Are vaccines safe? What about that possible connection between the MMR vaccine and autism – no smoke without fire, right? You need to know this: that particular fire was lit by the very man who claimed he was trying to put it out. There never was a plausible link between the MMR vaccine and autism. The doctor who investigated it, Andrew Wakefield, did not think so either. But he earned himself a fortune by acting as if he did.

The full truth only emerged nine years later because Wakefield sued Brian Deer, the Sunday Times Journalist who exposed him and the author of this book, for libel. This led to the disclosure to the court, and to the defence, of the medical files of the child patients on whom Wakefield had based his infamous claims. Only then did Deer discover that some of the children – remember, there were only twelve – were not autistic, while others had received their MMR vaccination after the onset of their behavioural difficulties. Not very convincing, is it?

By the time the Royal Free Hospital in Hampstead found the courage and the process by which they could dismiss Wakefield, he’d mobilised a conspiracy machine that meant that no matter what the establishment said, it could all be dismissed as an attempt to conceal the truth. This is why this book matters.

We all know Wakefield’s small-scale study was discredited, his published paper in The Lancet eventually withdrawn, the man himself struck off the medical register in the UK. But this remarkable book shows the extraordinary extent of his deception. I thought the problem was that the study was poorly constructed, too small and anecdotal to be reliable. While this is true, the real scandal is much simpler and more shocking than that. Wakefield was recruited by a lawyer and together they claimed millions of pounds of legal aid payments for themselves (Wakefield’s share was just under half a million), on the pretext that they were investigating this possible problem. In reality, they had rather less altruistic goals. The lawyer wanted to find a basis on which to sue vaccine manufacturers. Wakefield wanted fame and fortune for some, any, breakthrough medical discovery, and switched his focus and claims several times along the way in pursuit of his goal. Both claimed plenty of cash in the process.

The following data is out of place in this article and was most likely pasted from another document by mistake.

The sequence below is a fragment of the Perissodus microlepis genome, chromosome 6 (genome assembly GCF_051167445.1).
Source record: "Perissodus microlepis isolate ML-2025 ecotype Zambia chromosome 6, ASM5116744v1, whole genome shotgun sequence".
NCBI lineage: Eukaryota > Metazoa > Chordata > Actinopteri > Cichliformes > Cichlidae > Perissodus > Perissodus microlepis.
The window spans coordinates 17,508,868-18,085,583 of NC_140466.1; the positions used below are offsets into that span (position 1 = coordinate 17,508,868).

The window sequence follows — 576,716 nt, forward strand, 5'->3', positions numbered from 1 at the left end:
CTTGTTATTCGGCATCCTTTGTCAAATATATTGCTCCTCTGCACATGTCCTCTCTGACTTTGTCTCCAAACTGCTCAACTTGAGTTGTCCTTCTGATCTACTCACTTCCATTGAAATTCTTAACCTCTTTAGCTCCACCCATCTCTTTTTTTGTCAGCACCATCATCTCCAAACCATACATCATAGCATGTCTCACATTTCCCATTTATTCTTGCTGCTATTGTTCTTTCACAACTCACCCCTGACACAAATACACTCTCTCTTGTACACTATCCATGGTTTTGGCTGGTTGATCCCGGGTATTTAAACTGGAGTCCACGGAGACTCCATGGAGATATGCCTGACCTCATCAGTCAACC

Then they actively recruited children to “study”, concealed or changed aspects of these children’s medical history that didn’t fit, and conjured up other “facts” that did. Data that undermined his hypothesis were ignored, while the hypothesis itself morphed from “measles virus causes Crohn’s disease” to “the MMR vaccine causes regressive autism”, despite no evidence. Wakefield also registered patents for a range of related tests and treatments that all depended on his work being true. These included: a lab test for the presence of the offending measles virus; some sort of as-yet-undefined miracle drug that would treat the afflicted children; and of course single-dose measles vaccines for which his work might generate demand. Conflict of interest? I’ll say.

Equally shocking is how many other clinicians went along with Wakefield’s project. He was not a paediatrician or gastroenterologist or anything relevant at all. He was not even practising as a medical doctor treating patients – he had a lab job. He recruited others to do the hands-on work. In some cases, distressed children were held down and given painful investigative procedures like spinal taps. These were not necessary, but they were chargeable.

Where is Wakefield now? In the USA, where the grift continues. He was a guest at Trump’s 2017 inauguration party in Washington DC. No longer talking about MMR and autism, he now claims all vaccines are dangerous. Why bother with a small claim when people are so willing to believe you that they aren’t interested in details? Measles cases, including permanent harm and occasionally death, are on the rise in the USA and elsewhere. The real danger isn’t vaccines, it’s this ex-doctor.

Books | January 2021